The Role Of Egr-1 In Calcific Aortic Valve Stenosis Marjan Ghazvini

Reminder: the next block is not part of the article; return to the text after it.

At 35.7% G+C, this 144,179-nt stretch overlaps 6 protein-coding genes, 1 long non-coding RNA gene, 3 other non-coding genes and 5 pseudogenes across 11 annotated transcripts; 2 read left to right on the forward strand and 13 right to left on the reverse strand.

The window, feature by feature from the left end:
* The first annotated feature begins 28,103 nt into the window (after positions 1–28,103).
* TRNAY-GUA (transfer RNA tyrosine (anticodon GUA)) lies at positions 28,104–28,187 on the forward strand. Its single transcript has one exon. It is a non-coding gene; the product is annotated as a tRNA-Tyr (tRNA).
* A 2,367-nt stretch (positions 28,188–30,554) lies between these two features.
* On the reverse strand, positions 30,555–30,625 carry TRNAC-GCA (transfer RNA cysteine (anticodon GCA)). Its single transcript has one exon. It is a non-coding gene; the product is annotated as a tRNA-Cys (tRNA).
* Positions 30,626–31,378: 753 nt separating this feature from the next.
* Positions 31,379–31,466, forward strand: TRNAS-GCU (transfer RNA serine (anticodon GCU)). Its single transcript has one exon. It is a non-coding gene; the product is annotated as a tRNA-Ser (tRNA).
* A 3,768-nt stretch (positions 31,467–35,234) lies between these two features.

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P162. The Role of Egr-1 in Calcific Aortic Valve Stenosis Marjan Ghazvini-Boroujerdi1, Jie Xu1, Bo Jian1, Senator Hazelwood1, Navneet Narula2, Robert J. Levy1 1 The Childrens Hospital of Philadelphia, Philadelphia, Pennsylvania, United States; 2The University of Pennsylvania School of Medicine, Philadelphia, Pennsylvania, United States OBJECTIVES: Previous studies have demonstrated that the transcription factor, Egr-1, is present in atherosclerotic plaque, but not in normal aorta. We investigated the hypothesis that Egr-1 is present in calcified heart valve cusps because of the unique presence in calcified heart valves of proteins known to be regulated by Egr-1, such as Tenascin C and TGF-Beta. METHODS: Immunohistochemistry studies with an anti-Egr-1 antibody were performed in microscopic sections from non-calcified (5 specimens) and calcified human aortic valves (10 specimens). Sheep aortic valve interstitial cell (SAVIC) cultures were used as a model system to investigate the effects of Egr-1 on the mechanistic events contributing to aortic valve calcification. RESULTS: Immunohistochemistry studies demonstrated that all calcified cusps were strongly positive for Egr-1, localized in inflammatory and interstitial cells. However, normal cusps, showed only rare intracellular Egr-1. SAVIC’s cultivated on native collagen calcified in culture, but did not upregulate Egr-1, whereas SAVIC’s grown on denatured collagen did not calcify, but upregulated Egr-1. Furthermore, SAVIC’s overexpressing either full length Egr-1 or partially deleted Egr-1, amino acids 174-270 deleted (Delta Egr-1), were created using plasmid vectors with zeosin selection. SAVIC’s overexpressing Egr-1 demonstrated significantly less calcification in culture than did either the Delta-Egr-1 cells or controls. CONCLUSIONS: Egr-1 is present in calcific aortic stenosis cusps and may regulate anti- calcification activity.